• As shown in Halo: The Fall of Reach and Halo: Reach, The Covenant do this to the UNSC fleet defending Reach. After about 60% of the remaining human ships gathered there. While the UNSC does put up a good fight, the ultimate result can be summed up in this quote from Halo: First Strike:
      "Decimate is the wrong word, Colonel. We would have been decimated if we lost one ship out of every ten. Instead, we lost ten of our ships for every one that managed to limp away. It was a total disaster!"
    • In Halo 3, we get this from Miranda Keyes about the battle for Earth:
      Miranda: Truth's ships breached the lunar perimeter. Smashed what was left of the home fleet. Then, they started digging.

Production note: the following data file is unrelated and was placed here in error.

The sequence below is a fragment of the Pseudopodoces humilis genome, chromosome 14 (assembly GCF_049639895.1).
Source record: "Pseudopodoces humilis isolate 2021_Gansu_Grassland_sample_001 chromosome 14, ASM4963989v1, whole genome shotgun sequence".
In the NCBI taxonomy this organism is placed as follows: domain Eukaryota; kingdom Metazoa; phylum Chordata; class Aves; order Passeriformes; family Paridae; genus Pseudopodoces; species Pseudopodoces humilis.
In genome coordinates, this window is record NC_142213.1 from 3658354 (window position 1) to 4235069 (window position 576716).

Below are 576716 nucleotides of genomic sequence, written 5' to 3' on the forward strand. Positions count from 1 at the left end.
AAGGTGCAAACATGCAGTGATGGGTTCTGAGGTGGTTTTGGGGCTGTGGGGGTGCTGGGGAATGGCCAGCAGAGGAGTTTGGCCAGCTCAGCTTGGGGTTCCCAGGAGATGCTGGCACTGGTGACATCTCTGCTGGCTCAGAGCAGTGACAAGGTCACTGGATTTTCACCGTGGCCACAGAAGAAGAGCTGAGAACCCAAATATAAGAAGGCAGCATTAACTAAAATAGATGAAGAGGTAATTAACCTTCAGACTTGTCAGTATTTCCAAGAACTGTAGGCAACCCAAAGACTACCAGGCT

• In-game, these can be very easy to pull off in the original Halo: Combat Evolved. The Covenant's entire weapon set revolves around CQC, with an energy SMG that can strip your shield in seconds on the highest difficulties, a homing pistol that can do the same in one shot, another homing weapon carried by higher tier enemies (and Grunts) that causes you to simply explode when shot enough, and a grenade launcher. That said, engage the Covenant with the Magnum (the first weapon you get) at any range greater than twenty meters (the gun has a scope and can kill with three headshots) and they're completely helpless. The Covenant tend to fend better against Marines armed with the MA5B assault rifle, the worst weapon in the game, although by the time "343 Guilty Spark" rolls around (and in some mods for Halo: Custom Edition), Marines carry shotguns, a weapon capable of killing anything in one hit. It becomes somewhat hilarious to watch Marines mow through section after section of Covenant infantry with nothing but an 8 gauge.